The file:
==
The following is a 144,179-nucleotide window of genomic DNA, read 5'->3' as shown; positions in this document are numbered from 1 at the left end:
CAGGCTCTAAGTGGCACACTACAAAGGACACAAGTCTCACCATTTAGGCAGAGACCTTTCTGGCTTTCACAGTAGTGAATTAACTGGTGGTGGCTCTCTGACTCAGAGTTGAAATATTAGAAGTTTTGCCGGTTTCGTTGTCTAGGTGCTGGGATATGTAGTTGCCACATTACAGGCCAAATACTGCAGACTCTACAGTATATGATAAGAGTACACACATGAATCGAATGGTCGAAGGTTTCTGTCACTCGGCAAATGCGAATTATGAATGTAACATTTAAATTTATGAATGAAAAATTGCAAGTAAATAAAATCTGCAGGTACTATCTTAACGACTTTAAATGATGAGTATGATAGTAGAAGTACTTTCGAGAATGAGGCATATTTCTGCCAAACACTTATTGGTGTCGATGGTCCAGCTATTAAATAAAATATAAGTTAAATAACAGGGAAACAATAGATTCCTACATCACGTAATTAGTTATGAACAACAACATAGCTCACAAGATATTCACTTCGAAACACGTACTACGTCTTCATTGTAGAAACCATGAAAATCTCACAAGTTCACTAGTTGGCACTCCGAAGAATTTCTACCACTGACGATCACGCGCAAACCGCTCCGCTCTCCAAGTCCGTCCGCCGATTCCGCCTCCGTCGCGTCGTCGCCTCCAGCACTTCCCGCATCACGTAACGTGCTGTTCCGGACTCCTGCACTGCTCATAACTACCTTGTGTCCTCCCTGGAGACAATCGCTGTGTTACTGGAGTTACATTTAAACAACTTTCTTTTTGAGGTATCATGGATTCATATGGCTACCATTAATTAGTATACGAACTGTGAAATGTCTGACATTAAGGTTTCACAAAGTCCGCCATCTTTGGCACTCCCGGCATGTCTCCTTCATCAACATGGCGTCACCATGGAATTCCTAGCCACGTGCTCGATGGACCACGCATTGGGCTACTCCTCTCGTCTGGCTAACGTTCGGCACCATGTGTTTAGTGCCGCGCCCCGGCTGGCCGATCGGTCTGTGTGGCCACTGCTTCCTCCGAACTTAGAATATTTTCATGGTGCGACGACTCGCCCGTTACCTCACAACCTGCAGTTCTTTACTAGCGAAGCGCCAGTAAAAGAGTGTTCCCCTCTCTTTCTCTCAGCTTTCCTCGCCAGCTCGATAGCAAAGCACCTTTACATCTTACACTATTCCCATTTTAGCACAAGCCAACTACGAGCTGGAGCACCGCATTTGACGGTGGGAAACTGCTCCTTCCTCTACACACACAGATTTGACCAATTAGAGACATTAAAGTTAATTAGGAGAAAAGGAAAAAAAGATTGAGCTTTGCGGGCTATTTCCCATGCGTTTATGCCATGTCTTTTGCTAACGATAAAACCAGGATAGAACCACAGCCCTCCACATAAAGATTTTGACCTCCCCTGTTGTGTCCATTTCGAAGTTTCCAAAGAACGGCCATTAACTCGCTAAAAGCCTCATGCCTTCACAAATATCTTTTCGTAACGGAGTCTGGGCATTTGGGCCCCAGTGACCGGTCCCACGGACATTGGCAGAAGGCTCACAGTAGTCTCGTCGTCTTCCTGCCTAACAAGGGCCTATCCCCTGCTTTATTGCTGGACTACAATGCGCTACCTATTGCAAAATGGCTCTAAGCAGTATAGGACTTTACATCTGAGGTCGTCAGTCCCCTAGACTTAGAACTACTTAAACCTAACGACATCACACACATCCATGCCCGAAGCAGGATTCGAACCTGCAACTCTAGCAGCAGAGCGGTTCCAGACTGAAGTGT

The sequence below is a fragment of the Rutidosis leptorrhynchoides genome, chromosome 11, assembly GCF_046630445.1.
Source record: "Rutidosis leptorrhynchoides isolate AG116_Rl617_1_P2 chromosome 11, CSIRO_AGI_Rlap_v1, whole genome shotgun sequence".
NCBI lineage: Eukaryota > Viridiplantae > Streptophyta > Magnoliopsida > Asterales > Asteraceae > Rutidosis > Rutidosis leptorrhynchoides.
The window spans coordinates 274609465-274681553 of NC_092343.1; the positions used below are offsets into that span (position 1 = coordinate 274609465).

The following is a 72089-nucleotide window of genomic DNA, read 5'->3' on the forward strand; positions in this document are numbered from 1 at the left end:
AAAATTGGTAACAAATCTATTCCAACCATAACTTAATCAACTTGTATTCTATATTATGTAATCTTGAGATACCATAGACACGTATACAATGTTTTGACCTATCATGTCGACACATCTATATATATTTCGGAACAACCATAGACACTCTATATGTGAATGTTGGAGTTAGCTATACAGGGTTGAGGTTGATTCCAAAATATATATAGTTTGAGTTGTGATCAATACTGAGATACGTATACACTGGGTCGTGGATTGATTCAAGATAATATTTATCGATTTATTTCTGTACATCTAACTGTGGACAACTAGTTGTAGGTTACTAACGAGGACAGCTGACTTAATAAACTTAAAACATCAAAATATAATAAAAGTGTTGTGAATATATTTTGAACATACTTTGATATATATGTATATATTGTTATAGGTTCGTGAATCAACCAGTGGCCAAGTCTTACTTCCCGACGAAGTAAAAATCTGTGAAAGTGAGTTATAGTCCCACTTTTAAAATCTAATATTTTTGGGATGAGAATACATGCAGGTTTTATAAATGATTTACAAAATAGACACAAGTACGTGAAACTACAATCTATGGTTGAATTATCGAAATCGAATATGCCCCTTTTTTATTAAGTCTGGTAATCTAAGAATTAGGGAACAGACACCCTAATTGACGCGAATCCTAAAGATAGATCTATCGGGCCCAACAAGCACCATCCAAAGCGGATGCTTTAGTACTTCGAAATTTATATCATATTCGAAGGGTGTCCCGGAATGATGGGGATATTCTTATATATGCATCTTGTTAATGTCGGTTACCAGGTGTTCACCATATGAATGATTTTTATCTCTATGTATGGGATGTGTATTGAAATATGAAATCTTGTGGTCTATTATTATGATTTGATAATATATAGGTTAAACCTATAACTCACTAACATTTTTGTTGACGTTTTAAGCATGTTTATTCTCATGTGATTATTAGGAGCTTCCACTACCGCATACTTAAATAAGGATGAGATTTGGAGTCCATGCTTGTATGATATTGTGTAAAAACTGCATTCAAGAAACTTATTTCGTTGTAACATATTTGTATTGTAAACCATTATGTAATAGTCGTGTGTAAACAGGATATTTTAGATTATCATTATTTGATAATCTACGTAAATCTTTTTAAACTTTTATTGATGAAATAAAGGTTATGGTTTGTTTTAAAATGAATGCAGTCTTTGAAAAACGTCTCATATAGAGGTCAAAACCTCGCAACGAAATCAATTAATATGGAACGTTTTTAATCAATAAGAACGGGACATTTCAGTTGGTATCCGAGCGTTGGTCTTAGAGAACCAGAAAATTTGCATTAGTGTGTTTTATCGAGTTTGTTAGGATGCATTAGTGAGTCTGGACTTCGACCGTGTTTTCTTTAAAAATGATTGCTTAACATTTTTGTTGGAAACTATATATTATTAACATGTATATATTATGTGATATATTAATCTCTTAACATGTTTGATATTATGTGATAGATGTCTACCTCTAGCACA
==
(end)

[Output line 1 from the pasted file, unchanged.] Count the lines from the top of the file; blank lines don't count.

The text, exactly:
The following is a 144,179-nucleotide window of genomic DNA, read 5'->3' as shown; positions in this document are numbered from 1 at the left end: